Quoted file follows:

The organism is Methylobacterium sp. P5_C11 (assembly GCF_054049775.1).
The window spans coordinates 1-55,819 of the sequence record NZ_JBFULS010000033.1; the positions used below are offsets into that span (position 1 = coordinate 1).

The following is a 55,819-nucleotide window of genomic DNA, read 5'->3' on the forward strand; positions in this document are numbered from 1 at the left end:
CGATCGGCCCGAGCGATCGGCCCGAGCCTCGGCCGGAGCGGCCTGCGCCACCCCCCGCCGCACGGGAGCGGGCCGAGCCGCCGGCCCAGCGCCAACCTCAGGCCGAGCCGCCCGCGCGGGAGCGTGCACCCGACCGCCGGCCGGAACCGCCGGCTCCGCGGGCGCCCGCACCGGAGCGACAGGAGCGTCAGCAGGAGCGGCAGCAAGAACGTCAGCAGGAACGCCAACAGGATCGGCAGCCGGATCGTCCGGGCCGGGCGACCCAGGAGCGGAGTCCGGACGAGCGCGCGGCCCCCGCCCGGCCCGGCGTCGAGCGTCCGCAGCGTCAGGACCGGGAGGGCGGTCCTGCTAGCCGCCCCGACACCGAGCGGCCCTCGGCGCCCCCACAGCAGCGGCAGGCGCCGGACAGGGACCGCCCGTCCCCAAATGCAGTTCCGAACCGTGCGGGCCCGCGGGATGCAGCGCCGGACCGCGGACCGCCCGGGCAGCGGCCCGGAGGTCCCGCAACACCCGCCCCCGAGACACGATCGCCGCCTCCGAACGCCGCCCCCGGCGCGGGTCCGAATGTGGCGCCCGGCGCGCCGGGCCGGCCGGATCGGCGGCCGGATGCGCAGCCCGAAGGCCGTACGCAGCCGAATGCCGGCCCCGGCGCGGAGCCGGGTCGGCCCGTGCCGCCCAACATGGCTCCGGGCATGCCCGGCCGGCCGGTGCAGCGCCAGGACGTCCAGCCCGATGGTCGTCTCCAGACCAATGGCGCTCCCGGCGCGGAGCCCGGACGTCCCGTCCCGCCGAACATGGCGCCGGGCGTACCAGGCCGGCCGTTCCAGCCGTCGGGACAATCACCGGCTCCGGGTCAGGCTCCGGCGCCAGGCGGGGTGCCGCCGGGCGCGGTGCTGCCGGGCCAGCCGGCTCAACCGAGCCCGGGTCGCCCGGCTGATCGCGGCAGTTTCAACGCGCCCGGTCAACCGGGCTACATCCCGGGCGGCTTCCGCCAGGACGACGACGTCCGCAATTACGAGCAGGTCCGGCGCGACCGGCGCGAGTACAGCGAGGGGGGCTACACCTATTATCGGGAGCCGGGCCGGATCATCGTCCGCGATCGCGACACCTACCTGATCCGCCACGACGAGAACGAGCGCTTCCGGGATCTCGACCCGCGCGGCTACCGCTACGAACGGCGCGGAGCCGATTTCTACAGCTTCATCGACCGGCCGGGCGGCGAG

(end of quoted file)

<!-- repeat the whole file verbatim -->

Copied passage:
The organism is Methylobacterium sp. P5_C11 (assembly GCF_054049775.1).
The window spans coordinates 1-55,819 of the sequence record NZ_JBFULS010000033.1; the positions used below are offsets into that span (position 1 = coordinate 1).

The following is a 55,819-nucleotide window of genomic DNA, read 5'->3' on the forward strand; positions in this document are numbered from 1 at the left end:
CGATCGGCCCGAGCGATCGGCCCGAGCCTCGGCCGGAGCGGCCTGCGCCACCCCCCGCCGCACGGGAGCGGGCCGAGCCGCCGGCCCAGCGCCAACCTCAGGCCGAGCCGCCCGCGCGGGAGCGTGCACCCGACCGCCGGCCGGAACCGCCGGCTCCGCGGGCGCCCGCACCGGAGCGACAGGAGCGTCAGCAGGAGCGGCAGCAAGAACGTCAGCAGGAACGCCAACAGGATCGGCAGCCGGATCGTCCGGGCCGGGCGACCCAGGAGCGGAGTCCGGACGAGCGCGCGGCCCCCGCCCGGCCCGGCGTCGAGCGTCCGCAGCGTCAGGACCGGGAGGGCGGTCCTGCTAGCCGCCCCGACACCGAGCGGCCCTCGGCGCCCCCACAGCAGCGGCAGGCGCCGGACAGGGACCGCCCGTCCCCAAATGCAGTTCCGAACCGTGCGGGCCCGCGGGATGCAGCGCCGGACCGCGGACCGCCCGGGCAGCGGCCCGGAGGTCCCGCAACACCCGCCCCCGAGACACGATCGCCGCCTCCGAACGCCGCCCCCGGCGCGGGTCCGAATGTGGCGCCCGGCGCGCCGGGCCGGCCGGATCGGCGGCCGGATGCGCAGCCCGAAGGCCGTACGCAGCCGAATGCCGGCCCCGGCGCGGAGCCGGGTCGGCCCGTGCCGCCCAACATGGCTCCGGGCATGCCCGGCCGGCCGGTGCAGCGCCAGGACGTCCAGCCCGATGGTCGTCTCCAGACCAATGGCGCTCCCGGCGCGGAGCCCGGACGTCCCGTCCCGCCGAACATGGCGCCGGGCGTACCAGGCCGGCCGTTCCAGCCGTCGGGACAATCACCGGCTCCGGGTCAGGCTCCGGCGCCAGGCGGGGTGCCGCCGGGCGCGGTGCTGCCGGGCCAGCCGGCTCAACCGAGCCCGGGTCGCCCGGCTGATCGCGGCAGTTTCAACGCGCCCGGTCAACCGGGCTACATCCCGGGCGGCTTCCGCCAGGACGACGACGTCCGCAATTACGAGCAGGTCCGGCGCGACCGGCGCGAGTACAGCGAGGGGGGCTACACCTATTATCGGGAGCCGGGCCGGATCATCGTCCGCGATCGCGACACCTACCTGATCCGCCACGACGAGAACGAGCGCTTCCGGGATCTCGACCCGCGCGGCTACCGCTACGAACGGCGCGGAGCCGATTTCTACAGCTTCATCGACCGGCCGGGCGGCGAG